Sunday, July 15, 2012

Paul Jenkins Publishes Devastating Indictment Of Alaska 2012 Ballot Measure Two, Calls It A Convoluted 15-Page Freak Show From Hell

To the list of those who oppose Alaska 2012 Ballot Measure Two for the creation of a new coastal management zone, you can now add the name of Anchorage conservative pundit Paul Jenkins. His comment piece entitled "New coastal initiative is bad news for jobs, future" is a devastating indictment of the measure; he characterizes it as "an initiative from hell: a convoluted, 15-page freak show slapped together behind closed doors".

But before we continue, here are the four basic references relevant to Ballot Measure Two:

-- The actual 16-page text of Ballot Measure Two
-- Yes On 2 (pro)
-- No On 2 (anti)
-- August 28th Primary Election information

Jenkins' objections are similar to those I put forth in my previous post entitled "Unraveling The Mysteries Of Alaska 2012 Ballot Measure Two To Restore A Coastal Management Program; The Cure May Be Worse Than The Disease"; multiple unelected bureaucracies, more red tape, increased costs, and a more litigation-friendly environment. Industry advocates are already lining up en masse against the measure, while independent oil and gas explorers just granted additional incentives by the state to search in Cook Inlet say they will rethink their investment and exploration decisions if the ballot measure passes, citing the possibility of delays and increased costs. Jenkins also notes that the measure is biased in favor of rural areas, although the bulk of the state's population lives in urban areas.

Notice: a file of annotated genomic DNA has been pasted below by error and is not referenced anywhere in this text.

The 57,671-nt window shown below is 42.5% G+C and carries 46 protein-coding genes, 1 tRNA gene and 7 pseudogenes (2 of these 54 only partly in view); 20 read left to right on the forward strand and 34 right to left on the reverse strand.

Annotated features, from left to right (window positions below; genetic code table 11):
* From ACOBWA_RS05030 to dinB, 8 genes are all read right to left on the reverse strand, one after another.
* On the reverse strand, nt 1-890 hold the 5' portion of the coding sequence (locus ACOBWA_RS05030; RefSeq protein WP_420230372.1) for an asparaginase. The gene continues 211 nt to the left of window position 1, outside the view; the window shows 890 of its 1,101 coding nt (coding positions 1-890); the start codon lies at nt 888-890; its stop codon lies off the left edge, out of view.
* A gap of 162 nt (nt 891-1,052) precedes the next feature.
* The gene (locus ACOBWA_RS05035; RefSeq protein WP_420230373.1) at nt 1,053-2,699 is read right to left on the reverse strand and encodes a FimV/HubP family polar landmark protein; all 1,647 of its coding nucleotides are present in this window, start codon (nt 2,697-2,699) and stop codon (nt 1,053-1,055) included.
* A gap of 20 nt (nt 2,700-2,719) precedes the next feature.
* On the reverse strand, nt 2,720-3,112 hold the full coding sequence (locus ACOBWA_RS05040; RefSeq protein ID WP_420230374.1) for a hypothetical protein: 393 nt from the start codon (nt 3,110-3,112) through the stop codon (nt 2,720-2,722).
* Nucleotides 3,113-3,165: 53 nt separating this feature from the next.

Jenkins names the three new unelected bureaucracies as the Coastal Policy Board at the very top, the new state division of Coastal Management, and local district panels. In contrast, I omitted local district panels as a separate layer of bureaucracy, simply because there would be one panel for each local coastal management district. This illustrates the complexity of the measure. Attorney General John Burns recommended the measure be put on the ballot despite numerous potential constitutional concerns and numerous irregularities involving draftsmanship, inconsistencies and ambiguities in the bill itself. Burns also noted that the measure proposes 18 new statutory provisions. The reasoning is that even if it has deficiencies, they can be ironed out by the legislature. However, everyone seems to have forgotten that state law specifies that lawmakers cannot substantially tamper with this measure for two years if it passes.

Alaska is the only coastal state that is not currently plugged into the federal Coastal Zone Management Act, so passing a coastal zone management act would correct that deficiency. However, Ballot Measure Two is not the way to go. As the Conservative Patriots Group previously stated, it should be constructed through the legislative process, where it can be openly debated and citizens can have their input into shaping the final law rather than by an emotional initiative process where the people who shout the loudest and spend the most money get to decide what goes into the law.

Vote No on Ballot Measure Two on August 28th.

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